Review of This House Is Not a Home by Katlia
Katlia's story is based on actual events, detailing the displacement of Indigenous people and the devastating consequences of greed, the abuse of power, and a disregard for other cultures.
Katlia's novel This House Is Not a Home is a novel of Indigenous people displaced by greedy settlers.
The story takes place in northern Canada, but the tragedy is uncomfortably and universally familiar and is based on real-life events: Indigenous children kidnapped and sent to residential schools, homes snatched, traditions erased, and a culture dismissed.
Ko is an Indigenous man who is taken advantage of time after time. He and others in his culture are made to feel less-than because the rules of the game have changed--hunting, subsisting off the land, and honoring long-held traditions are no longer respected (nor are they, in any practical sense, allowed).
The land is controlled by those who would keep moving the goalposts, obfuscating the terms of living, and cheating the Indigenous out of their familial lands. Ko and his family suffer. Their health, safety, and security are all deeply jeopardized by the circumstances of their current lives: their faulty homes, built by strangers without Indigenous people's request on the land that used to support them--homes they never desired but have been forced to take on; the mounting expenses of upkeep and maintenance costs; and the crooked manner in which they are led to sell the junk houses to free up cash for the new-to-them economy based upon it. In Ko's case, it seems he is left with nothing.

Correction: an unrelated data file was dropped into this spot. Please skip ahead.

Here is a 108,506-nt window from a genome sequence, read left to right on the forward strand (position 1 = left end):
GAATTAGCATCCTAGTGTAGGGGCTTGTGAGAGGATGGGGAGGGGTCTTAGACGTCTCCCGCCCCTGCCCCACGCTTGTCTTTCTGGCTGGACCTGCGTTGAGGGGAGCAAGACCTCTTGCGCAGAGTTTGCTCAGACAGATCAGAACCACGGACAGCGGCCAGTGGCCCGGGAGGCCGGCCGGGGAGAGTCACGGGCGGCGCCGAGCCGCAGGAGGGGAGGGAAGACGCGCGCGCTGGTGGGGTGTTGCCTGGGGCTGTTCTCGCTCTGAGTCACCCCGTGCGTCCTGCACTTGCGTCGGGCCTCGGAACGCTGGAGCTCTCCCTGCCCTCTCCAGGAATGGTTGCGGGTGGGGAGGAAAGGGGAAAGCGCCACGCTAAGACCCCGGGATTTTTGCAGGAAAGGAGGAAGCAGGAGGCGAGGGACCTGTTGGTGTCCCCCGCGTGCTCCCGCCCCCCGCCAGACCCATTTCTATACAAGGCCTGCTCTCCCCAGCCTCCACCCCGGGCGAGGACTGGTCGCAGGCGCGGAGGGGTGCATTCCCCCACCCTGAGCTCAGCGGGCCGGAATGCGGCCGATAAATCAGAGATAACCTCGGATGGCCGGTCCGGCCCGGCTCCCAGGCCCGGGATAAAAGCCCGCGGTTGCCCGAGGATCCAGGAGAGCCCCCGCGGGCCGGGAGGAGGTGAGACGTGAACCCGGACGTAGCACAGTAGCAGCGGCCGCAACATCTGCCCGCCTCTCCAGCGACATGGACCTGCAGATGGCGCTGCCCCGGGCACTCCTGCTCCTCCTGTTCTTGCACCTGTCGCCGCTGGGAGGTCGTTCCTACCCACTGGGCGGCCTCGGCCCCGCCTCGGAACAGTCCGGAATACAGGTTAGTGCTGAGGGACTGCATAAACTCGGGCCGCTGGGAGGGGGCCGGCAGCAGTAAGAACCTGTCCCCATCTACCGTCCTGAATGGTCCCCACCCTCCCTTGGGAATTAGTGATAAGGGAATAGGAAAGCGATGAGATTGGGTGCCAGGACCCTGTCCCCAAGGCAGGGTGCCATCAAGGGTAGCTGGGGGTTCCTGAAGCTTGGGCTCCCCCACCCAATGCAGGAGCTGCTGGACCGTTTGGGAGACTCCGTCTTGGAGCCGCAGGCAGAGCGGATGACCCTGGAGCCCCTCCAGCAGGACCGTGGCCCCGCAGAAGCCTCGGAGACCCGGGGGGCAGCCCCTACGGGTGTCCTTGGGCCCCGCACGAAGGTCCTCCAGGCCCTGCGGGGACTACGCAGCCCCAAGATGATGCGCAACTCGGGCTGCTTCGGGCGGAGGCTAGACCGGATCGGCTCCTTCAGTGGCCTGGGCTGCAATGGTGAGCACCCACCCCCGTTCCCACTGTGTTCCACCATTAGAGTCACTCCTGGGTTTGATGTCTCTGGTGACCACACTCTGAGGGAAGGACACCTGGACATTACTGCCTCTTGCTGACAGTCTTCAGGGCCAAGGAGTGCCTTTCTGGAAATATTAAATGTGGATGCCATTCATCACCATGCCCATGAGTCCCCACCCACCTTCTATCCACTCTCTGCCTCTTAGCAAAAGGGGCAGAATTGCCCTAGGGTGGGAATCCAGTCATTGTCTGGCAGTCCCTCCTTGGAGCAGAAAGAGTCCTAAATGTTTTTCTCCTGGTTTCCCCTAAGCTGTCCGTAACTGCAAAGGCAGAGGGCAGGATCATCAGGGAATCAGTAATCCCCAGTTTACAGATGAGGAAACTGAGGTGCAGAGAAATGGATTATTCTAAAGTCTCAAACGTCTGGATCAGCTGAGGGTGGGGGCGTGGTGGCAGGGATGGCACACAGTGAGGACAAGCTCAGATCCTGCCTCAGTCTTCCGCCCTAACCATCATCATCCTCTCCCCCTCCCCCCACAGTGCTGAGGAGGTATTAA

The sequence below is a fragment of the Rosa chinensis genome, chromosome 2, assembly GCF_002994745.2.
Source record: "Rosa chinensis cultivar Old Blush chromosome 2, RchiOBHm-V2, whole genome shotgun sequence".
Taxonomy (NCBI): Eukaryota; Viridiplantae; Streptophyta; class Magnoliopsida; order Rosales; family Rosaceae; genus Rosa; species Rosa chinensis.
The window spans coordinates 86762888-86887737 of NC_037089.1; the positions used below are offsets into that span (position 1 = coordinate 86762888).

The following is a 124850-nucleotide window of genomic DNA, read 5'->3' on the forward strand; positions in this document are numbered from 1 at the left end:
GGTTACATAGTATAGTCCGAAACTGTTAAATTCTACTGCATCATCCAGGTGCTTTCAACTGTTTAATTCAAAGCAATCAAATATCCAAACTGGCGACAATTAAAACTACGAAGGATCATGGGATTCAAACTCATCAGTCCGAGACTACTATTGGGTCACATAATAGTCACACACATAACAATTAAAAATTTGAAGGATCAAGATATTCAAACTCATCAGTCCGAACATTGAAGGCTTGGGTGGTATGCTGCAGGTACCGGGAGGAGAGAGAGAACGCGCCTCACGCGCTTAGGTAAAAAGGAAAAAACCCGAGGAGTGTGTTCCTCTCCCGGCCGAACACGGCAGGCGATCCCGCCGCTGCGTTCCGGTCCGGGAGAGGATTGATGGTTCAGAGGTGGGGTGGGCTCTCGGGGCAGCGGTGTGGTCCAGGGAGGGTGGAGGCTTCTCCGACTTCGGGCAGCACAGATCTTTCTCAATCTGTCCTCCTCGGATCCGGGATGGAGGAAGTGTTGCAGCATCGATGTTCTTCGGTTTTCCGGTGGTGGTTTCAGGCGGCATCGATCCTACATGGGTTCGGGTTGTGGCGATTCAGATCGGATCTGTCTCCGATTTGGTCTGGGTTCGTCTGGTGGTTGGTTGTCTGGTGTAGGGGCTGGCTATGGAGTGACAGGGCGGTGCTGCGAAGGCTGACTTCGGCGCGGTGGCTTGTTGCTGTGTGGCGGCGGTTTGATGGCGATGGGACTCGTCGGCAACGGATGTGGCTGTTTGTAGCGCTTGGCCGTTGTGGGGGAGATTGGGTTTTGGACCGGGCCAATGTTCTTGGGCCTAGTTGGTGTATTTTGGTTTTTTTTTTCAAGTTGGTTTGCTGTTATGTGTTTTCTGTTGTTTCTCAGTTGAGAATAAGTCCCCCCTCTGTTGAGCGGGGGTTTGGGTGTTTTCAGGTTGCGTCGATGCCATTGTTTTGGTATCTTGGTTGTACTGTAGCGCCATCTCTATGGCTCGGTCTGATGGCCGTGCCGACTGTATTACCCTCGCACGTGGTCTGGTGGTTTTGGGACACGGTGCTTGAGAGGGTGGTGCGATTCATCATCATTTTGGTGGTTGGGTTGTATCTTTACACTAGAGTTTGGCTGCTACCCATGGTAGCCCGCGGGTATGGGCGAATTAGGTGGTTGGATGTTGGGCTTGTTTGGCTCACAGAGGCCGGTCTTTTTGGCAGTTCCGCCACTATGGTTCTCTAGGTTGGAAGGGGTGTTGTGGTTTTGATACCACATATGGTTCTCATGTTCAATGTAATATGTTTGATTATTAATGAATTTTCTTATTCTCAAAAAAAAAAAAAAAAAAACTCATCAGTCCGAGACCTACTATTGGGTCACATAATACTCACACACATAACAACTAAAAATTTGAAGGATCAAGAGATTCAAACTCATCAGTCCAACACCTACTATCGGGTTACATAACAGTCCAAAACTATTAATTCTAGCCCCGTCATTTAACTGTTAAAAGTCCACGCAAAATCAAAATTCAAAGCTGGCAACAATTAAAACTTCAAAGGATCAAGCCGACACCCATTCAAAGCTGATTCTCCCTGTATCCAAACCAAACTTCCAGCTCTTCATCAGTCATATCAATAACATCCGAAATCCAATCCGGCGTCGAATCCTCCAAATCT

The difficult topics raised are important to explore and discuss. Katlia also explores complicated issues such as addiction, respecting elders, and family loyalty. Yet the bad guys are purely evil here, and there are few subtleties, gray areas, or character complexities presented in the story for the reader to explore.
Narrator Brianne Tucker has a cheerful tone to her voice, which at times felt out of keeping with the grim story of the horrendous abuses of power and consistent disregard for Indigenous people which lead to disastrous consequences for real-life versions of Ko and other Indigenous people.
I received an audiobook edition of this book courtesy of Libro.fm and Fernwood Publishing.
Do you have any Bossy thoughts about this book?
Katlia is a Cree and Metis writer.
A book that kept coming to mind as I read this one is This Tender Land, historical fiction by William Kent Krueger. It details the goings-on at an Indian Training School and the "restructuring" that cut off many American Indians from their culture, their families, and their history and traditions.